Category Archives: Immigration

Declan O’Rourke Indian Meal

Declan O’Rourke Indian Meal

Declan O'Rourke Indian Meal


It is easy to think that during the Great Irish Famine–caused mainly by the potato blight–that there was no other food available to the starving.


That was not the case.


As noted in previous posts (A, B, C, & D), the British landlords of Ireland controlled most of the land and used the best pastures for raising animals which the owners exported to England and other places.


In other words, there was food, but British bias permitted an acceptance of what most today would label genocide.


There’s ships leavin’ full of pigs, heifers, and lambs

Some transportin’ convicts to Van Diemaen’s Land

We’re hemorrhagin’ barrels of butter and grain

And all that comes back in and all that remains is…

Indian meal, Indian meal, Indian meal.

(Van Diemen’s Land was the original name used for the island of Tasmania, now part of Australia.)


Declan O’Rourke Indian Meal

Declan O'Rourke Indian Meal
Famine meal ticket

Indian Meal

The fifth song of Declan O’Rourke’s Chronicles of the Great Irish Famine album is “Indian Meal.” Once again, the melody belies the message.


The seemingly happy-go-lucky step-dancing tune carries a bitter message: your potato is gone. Be satified with what you can find.


In the midst of the famine, the English changed leadership and charged Sir Charles Edward Trevelyan with famine relief.


Declan O'Rourke Indian Meal
Charles Edward Trevelyan

According to the History Place site, “ Trevelyan ordered the closing of the food depots in Ireland that had been selling…Indian corn. He also rejected another boatload of Indian corn already headed for Ireland. His reasoning, as he explained in a letter, was to prevent the Irish from becoming “habitually dependent” on the British government. His openly stated desire was to make “Irish property support Irish poverty.”


Declan O’Rourke Indian Meal

Despite that laissez-faire policy, corn meal did become one of the things that the starving Irish did have access to.

Somewhat.

For a penny a pound. Storehouses often stayed full of Indian meal because the starving who literally stood outside the storehouse,  had no money.

Bothar bui–Yellow Road

They’re pavin’ the streets of Americay

With gold at your feet for a dollar a day

While here on the works we make botharin bui

For the yella’ or barely a shillin’ a piece.


Road workers, in lieu of cash, accepted Indian meal as payment. Ironically, at the same time that myth described the streets of America as “paved with gold,” many roads of Ireland became known as “yellow roads” because workers survived–barely–on the yellow corn meal.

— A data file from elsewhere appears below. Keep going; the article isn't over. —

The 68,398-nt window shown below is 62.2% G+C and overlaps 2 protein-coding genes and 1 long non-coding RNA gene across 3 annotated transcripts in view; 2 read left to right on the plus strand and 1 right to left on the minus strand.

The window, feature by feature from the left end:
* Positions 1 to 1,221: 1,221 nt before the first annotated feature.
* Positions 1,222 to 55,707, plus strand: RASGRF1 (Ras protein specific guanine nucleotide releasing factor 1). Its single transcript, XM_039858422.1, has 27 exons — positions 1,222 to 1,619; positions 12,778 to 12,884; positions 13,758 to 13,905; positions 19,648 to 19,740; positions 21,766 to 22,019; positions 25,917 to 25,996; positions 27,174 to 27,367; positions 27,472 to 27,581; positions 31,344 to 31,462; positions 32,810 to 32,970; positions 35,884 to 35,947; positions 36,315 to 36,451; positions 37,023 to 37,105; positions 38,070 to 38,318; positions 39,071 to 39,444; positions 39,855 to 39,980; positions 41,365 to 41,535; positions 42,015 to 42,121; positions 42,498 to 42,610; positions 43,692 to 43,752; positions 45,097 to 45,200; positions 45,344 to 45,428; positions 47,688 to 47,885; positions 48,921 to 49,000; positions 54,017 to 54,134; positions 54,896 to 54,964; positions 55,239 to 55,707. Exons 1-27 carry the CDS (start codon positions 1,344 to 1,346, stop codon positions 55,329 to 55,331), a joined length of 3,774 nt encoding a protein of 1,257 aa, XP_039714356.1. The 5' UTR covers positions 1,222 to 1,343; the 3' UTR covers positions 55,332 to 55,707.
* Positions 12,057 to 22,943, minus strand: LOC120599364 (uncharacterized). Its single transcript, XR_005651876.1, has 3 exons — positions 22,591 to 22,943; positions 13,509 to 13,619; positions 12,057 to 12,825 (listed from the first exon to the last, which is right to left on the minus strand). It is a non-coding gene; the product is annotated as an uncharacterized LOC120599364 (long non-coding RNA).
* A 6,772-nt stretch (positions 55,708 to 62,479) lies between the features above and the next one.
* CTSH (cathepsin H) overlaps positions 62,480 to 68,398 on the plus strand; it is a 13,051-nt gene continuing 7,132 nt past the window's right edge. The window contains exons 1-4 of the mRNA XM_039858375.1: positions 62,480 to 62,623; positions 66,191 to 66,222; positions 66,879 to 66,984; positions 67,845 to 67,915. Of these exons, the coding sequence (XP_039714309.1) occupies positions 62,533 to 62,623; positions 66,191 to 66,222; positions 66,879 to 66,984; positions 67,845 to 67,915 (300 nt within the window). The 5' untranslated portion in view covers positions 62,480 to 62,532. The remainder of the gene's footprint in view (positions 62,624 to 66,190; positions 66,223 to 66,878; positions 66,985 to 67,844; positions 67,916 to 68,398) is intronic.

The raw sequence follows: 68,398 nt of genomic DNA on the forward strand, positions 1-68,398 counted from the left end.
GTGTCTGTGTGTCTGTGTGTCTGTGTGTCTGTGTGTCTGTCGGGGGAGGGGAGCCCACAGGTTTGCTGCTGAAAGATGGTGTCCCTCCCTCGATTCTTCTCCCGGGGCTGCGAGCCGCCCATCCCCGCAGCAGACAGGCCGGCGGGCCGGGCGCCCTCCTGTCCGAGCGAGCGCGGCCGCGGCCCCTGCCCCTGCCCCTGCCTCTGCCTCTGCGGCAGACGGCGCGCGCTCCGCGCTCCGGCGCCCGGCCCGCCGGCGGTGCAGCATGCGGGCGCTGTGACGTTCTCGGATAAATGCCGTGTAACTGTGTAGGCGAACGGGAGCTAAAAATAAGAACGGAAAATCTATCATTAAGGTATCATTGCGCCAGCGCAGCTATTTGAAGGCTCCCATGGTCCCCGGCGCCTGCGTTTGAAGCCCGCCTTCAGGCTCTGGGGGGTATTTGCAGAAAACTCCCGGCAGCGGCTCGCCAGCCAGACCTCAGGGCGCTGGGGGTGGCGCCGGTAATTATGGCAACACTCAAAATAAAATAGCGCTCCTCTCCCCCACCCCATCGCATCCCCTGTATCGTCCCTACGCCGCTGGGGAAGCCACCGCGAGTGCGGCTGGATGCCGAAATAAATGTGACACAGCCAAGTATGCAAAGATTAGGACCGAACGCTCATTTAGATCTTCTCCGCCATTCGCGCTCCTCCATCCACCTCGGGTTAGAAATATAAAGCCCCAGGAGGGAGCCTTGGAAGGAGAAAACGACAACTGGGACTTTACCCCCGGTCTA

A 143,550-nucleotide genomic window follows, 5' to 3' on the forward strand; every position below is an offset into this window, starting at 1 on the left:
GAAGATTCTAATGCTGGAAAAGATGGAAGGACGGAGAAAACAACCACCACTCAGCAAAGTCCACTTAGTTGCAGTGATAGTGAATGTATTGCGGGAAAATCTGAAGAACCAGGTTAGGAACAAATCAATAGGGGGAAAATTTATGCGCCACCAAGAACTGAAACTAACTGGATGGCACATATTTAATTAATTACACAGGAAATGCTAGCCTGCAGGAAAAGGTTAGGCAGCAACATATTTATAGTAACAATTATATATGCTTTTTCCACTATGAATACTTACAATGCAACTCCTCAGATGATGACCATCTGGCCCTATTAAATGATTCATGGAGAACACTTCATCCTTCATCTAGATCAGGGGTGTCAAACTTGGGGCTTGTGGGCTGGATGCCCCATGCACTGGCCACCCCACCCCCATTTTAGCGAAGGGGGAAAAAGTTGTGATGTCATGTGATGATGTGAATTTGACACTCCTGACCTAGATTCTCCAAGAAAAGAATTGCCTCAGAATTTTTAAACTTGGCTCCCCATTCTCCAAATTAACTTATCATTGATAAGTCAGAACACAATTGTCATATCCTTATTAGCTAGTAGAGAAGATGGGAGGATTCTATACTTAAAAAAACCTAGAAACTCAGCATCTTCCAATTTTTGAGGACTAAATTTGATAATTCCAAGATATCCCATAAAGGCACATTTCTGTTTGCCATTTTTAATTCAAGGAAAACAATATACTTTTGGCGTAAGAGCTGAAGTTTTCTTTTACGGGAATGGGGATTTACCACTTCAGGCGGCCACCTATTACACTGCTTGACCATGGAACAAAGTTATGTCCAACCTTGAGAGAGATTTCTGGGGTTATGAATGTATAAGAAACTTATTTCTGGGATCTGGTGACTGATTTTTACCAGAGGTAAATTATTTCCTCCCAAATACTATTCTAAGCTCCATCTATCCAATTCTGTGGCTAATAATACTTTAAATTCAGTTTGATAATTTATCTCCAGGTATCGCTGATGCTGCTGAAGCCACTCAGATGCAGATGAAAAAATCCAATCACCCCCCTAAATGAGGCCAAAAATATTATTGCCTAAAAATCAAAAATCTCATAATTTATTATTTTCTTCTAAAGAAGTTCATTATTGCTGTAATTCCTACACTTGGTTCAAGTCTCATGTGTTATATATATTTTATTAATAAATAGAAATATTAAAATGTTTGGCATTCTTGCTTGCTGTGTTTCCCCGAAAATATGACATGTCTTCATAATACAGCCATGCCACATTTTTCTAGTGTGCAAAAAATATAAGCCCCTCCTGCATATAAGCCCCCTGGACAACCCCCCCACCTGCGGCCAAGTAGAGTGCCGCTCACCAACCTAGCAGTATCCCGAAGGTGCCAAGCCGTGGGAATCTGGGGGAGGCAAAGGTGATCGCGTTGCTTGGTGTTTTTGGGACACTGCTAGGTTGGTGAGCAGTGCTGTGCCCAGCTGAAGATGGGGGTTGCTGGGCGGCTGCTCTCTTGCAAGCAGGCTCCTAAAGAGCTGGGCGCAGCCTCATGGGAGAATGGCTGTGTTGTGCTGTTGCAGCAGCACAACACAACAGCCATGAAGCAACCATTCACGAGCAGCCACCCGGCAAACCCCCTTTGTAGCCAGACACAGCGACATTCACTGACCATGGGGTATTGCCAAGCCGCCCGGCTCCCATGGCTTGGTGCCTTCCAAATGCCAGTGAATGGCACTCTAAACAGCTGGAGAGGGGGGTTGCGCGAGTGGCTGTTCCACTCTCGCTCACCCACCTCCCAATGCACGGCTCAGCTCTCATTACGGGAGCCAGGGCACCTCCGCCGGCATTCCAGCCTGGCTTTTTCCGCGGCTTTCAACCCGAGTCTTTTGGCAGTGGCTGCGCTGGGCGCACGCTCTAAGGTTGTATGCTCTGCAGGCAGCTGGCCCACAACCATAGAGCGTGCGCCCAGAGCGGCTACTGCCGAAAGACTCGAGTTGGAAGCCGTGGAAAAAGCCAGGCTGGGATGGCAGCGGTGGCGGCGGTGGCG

Some rural Irish roads today still contain the name Bothar bui.


For the majority of the Irish, daily life was often a torturous path to death by disease due to starvation.


Again from the History Place site: Nicholas Cummins, the magistrate of Cork, visited the hard-hit coastal district of Skibbereen. “I entered some of the hovels,” he wrote, “and the scenes which presented themselves were such as no tongue or pen can convey the slightest idea of. In the first, six famished and ghastly skeletons, to all appearances dead, were huddled in a corner on some filthy straw, their sole covering what seemed a ragged horsecloth, their wretched legs hanging about, naked above the knees. I approached with horror, and found by a low moaning they were alive — they were in fever, four children, a woman and what had once been a man. It is impossible to go through the detail. Suffice it to say, that in a few minutes I was surrounded by at least 200 such phantoms, such frightful spectres as no words can describe, [suffering] either from famine or from fever. Their demoniac yells are still ringing in my ears, and their horrible images are fixed upon my brain.” 


Declan O’Rourke Indian Meal


 

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Immigrants Refugees Migrants

Immigrants Refugees Migrants

Immigrants Refugees Migrants

The media seem unsure which word to use when reporting nowadays. Of course this issue is new. Of course.

ANITA
I’ll get a terrace apartment

BERNARDO
Better get rid of your accent

ANITA
Life can be bright in America

BOYS
If you can fight in America

GIRLS
Life is all right in America

BOYS
If you’re all white in America

Immigrants Refugees Migrants

 

What's in a word? According to an article in The Guardian, "At its simplest, a migrant is someone who moves from one place to another in order to live in another country for more than a year. The International Organisation of Migration estimates that 232 million people a year become international migrants and another 740 million move within their own countries." 
The same article continues, "A refugee is a person who has fled armed conflict or persecution and who is recognised as needing of international protection because it is too dangerous for them to return home. They are protected under international law by the 1951 refugee convention, which defines what a refugee is and outlines the basic rights afforded to them."(click/tap >>> Guardian article)

The National Network for Immigrant and Refugee Rights

march_13.previewFrom its site: The National Network for Immigrant and Refugee Rights (NNIRR) works to defend and expand the rights of all immigrants and refugees, regardless of immigration status. Since its founding in 1986, the organization has drawn membership from diverse immigrant communities, and actively builds alliances with social and economic justice partners around the country. As part of a global movement for social and economic justice, NNIRR is committed to human rights as essential to securing healthy, safe and peaceful lives for all. (click/tap >>>  NNIRR site)
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